This is the Zygopetalum ‘Lousiendorf’ orchid that I tend and nurture. Over in the UK it is commonly known as the Ladybird Orchid though I don’t know the reason why. It has the most beautiful markings of brown and green on the petals that look like a tiger print and a white with purple streaked labellum.
What’s in a Name?
It derives its name from the greek word “Zygo” which means “yoke”. Sir William Hooker (world famous orchid collector and specialist) in 1827 was given this orchid by John MacKay who found it in Brazil. Sir William thought that the way the petals were connected to each other reminded him of a yoke that oxen used around their necks and the “petalon” being the petal and “petalum” being the plural for petals.
Just one of these plants can fill a whole room with a wonderful aroma and the warmer the room the more intense the fragrance becomes. The fragrance is quite heavy and reminds me of the scent of a hyacinth.
Positioning a Zygopetalum
I find it easy to grow as watching the colour of its leaves helps you decide whether it is in the right position or not. If the leaves are dark green it needs a little more light and yellow leaves means that it needs moved to a shadier location as it should ideally have light green leaves. In the UK it does well on a bright windowsill but away from direct sunlight.
It doesn’t like a temperature lower than 12°C during the wintertime but it also doesn’t like prolonged temperatures higher than 27°C as that might prevent it from setting flower buds. Its ideal daytime temperature range is approx 18-24°C. Just keep it away from drafts and radiators – any houseplants worst nightmare!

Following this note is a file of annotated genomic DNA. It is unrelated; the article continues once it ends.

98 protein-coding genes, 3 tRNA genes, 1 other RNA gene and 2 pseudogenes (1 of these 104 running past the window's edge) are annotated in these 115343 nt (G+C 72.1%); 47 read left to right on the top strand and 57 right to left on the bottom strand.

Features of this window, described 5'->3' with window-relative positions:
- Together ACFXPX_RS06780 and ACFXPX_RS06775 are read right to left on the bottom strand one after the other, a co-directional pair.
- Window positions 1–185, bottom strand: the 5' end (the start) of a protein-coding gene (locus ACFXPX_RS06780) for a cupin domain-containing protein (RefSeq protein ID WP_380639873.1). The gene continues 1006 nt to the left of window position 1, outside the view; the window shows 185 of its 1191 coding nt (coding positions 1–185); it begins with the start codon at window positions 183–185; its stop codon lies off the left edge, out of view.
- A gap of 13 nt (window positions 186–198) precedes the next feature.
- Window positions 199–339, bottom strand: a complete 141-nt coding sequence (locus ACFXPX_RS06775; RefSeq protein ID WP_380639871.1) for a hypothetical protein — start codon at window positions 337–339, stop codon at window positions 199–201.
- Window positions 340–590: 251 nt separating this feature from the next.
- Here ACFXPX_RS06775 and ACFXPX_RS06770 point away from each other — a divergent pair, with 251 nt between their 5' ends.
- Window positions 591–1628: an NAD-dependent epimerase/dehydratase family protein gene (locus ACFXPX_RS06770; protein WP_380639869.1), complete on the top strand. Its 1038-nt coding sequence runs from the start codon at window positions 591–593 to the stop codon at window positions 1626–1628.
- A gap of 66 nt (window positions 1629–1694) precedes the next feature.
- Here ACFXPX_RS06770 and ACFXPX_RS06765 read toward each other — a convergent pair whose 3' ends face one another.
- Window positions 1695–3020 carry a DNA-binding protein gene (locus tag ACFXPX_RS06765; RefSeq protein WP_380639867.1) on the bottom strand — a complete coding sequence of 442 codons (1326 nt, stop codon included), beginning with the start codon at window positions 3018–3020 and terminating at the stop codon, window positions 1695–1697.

Watering a Zygopetalum
Like most orchids it doesn’t like wet feet and cold water will shock its roots and the roots will stop growing. It loves to get a good soaking especially when it is actively growing so that any salt build up from the last watering gets rinsed through the pot. Rainwater is best but I never use it. Far less water is needed when the temperatures are low but never let it dry out.
My Zygopetalum likes to get misted too – but I always do that during the mornings so that the leaves have time to dry during the day. Just make sure that when you do mist the leaves that its not siting in direct sunlight as the water droplets can burn the leathery leaves. Never let the pseudobulb (a swollen stem at the base of the plant) become wrinkled as that puts stress on the plant and it may not flower again for you. It does like to sit on a pebble tray especially in a centrally heated room to keep the humidity levels high.
Feeding a Zygopetalum
I find the easiest types of orchid food to use are those that are suitable for when the orchid is in bloom and then a different one specifically for when its in green growth. Just follow the manufacturers instructions. But personally I’m not too good at remembering to feed my orchids.
Repotting a Zygopetalum
It likes to be repotted once every 2 years but not during the summer months as it upsets their growth pattern and possible bud formation. The secret to success with repotting any orchid is to make sure that the compost is dampened before you pot it on and then give it just a little water over the next few weeks so that the roots can settle again – and no feeding is required during this time. There also needs to be 4 pseudobulbs in each pot so that it will have the strength to reflower again.Most orchids when you buy them in shops/garden centres have been grown in the same bark compost for a long time and the bark is probably starting to decompose. When bark starts to decompose it draws in any available nitrogen – so your orchid should probably be repotted just after you purchase it.